In response to this fact, Duskin, who turned 80 this year, replies with characteristic amiability: "Yeah, I'd like to get in there (CityBeat), so people can see what the old man's doing before he kicks the bucket."
Continental Europe isn't the only place where Duskin is better appreciated: Over the past 20 years, Duskin has built a cult following in Canada, the United Kingdom and other major metropolitan cities in the United States. At the Heritage Blues in New Orleans, the demand for Duskin, one of the last living Blues and Boogie-Woogie pioneers, resulted in a gathering of Olympian proportions.
"I went down there and played with some cats," Duskin says. "180,000 people was there that day. Ain't never seen that many people at a Blues festival in my life. They sound like a football game, and they get their hurrah up there after every song I done. Woo! My ears be ringing all night."
Even Columbus, Ohio, brings down a bigger and more Blues-hungry crowd than we can muster here in Cincinnati.
"I went up last Thursday to the Thirsty Ear," Duskin says. "Boy, they really love me up there. I'll tell you we really had a grand time. The people didn't want to go, and they asked for an encore, so I got back up and did two more.
So why does Cincinnati seem to care so little for our international music treasure?
"You know they like that Rap crap so much," Duskin says. "I don't know why."
As if there were some cosmic connection between Duskin's diminutive Cincinnati audience and the semantics of racial identity, Duskin continues with a few thoughts.
"Put this down, I want you to put this down: Big Joe Duskin say he's not a black Afro American," Duskin says. "He is an American-born Negro. He was born in the American United States. He don't know nothing about Africa or even been there. I can't be born in two countries; I was just born in one. I want them (the people of Cincinnati) to know that. Put that in there, for God's sake. I don't know where the hell they get black African from."
African American or not, Duskin is familiar with the trials and tribulations of having the wrong skin color. Born in 1921 in Birmingham, Ala., Duskin witnessed his cousin's lynching by the hands of the Ku Klux Klan. Apparently, his cousin was accused of stealing a sack of potatoes and a loaf of bread from a whites-only grocery. Getting strung up was his "just" punishment. Soon thereafter, Duskin's father, a hard-core Baptist preacher, gathered up their belongings and headed north to Cincinnati.
But that was before Duskin began to learn the bag o' tricks of the Blues catalog. Influenced by Southern juke joint players of the time -- Roosevelt Sykes, Albert Ammons -- Duskin found his niche in a burgeoning genre of piano playing in Cincinnati, where the South met Appalachia and the indigenous styles of each area collided to form what is now called Boogie-Woogie.
But developing musical skills wasn't easy for Duskin. He had his father's fire-and-brimstone preaching to get around. His father called the Blues "the Devil's music" and forbade him from ever digging the style. Undeterred, Duskin would ask a friend to stand by as he practiced to signal when his father was coming. When his father came within earshot, Duskin effortlessly switched from shaking-that-ass boogie beats to the traditional hymnal "Nearer My God to Thee."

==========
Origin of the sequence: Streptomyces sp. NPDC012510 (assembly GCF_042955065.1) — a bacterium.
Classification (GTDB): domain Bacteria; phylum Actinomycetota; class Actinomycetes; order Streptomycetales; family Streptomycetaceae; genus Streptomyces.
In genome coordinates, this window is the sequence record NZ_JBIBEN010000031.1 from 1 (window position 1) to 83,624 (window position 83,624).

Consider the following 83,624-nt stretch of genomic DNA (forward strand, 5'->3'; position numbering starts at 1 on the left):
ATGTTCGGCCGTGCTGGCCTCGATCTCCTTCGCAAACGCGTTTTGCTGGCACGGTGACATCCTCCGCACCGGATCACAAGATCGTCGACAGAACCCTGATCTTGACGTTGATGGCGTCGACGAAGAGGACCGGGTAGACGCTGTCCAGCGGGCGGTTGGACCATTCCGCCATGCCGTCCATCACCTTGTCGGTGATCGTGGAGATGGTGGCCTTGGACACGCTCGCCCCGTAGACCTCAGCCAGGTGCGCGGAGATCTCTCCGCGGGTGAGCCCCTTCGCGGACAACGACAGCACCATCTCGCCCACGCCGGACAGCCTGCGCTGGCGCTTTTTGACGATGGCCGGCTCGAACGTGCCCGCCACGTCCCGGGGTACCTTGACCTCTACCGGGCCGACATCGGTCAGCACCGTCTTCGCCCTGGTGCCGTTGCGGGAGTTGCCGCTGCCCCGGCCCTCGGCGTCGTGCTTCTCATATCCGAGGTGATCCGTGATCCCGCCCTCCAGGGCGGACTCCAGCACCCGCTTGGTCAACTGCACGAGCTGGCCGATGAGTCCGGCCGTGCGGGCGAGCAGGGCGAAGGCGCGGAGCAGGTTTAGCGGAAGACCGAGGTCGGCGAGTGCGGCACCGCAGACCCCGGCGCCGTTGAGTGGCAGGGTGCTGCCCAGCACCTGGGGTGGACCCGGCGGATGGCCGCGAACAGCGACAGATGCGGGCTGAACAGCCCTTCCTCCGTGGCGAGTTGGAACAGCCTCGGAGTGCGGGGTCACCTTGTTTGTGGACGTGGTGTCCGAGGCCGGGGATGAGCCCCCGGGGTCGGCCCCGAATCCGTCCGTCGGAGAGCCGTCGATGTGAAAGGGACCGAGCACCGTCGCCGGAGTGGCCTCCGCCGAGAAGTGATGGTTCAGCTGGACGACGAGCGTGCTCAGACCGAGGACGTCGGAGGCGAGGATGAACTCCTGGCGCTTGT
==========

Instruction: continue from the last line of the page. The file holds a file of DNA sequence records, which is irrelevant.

His father caught him in the act more than a few times and would subsequently lash him with a bullwhip. Eventually, Duskin had it out with the Good Reverend, and they came to an agreement: As long as his father was alive, Duskin would never mix it up. Once he had passed on, Duskin would be free to play like a bad ass.
They made the bargain when the Reverend was 89, so Duskin thought he needn't wait too long.
"When he got to 99 and then over 100," Duskin says, "I went to Mom and said, 'God, the old man's living on my time, your time and everybody else's time. I can't play no piano till he's in the grave -- he's got to be dead and gone.' It look like he'd done been in there by now, but then he got to be 103, then 104, then 105."
Duskin's father died in his arms in 1963. Basically, Duskin replaced jackrobbing with going postal, working at the Cincinnati Post Office from 1945 till 1971, at which time he met Steve Tracy, a local harmonica player, English teacher and music historian. Tracy encouraged Duskin to get back into music.
"If it wasn't for him, I'd have never gone back to piano," says Duskin.
Muddy Waters also goaded Duskin into returning. But, perhaps implying that Americans typically overlook our culture's music, Waters' enticement had dollar signs attached.
"Muddy Waters said, 'If you go back to playing, and you go over there to Europe, they'll love you every single time you go over.' " Duskin says.
Waters' sage advice panned out. After a gig at a Blues festival in South Bend, Ind., a German promoter approached Duskin to ask if he'd be interested in touring in Germany. Duskin said he would and the same day, the promoter booked a flight to Europe, where Duskin has been singing and playing once a year for the past 20 years to nothing but sold out crowds.
"We went to a place in Germany," Duskin says of his last European tour. "Crowd sold out. Went to another place in Frankfurt. That was sold out. Then I went over to England through the tunnel. They was sold out. Everywhere I went was sold out." ©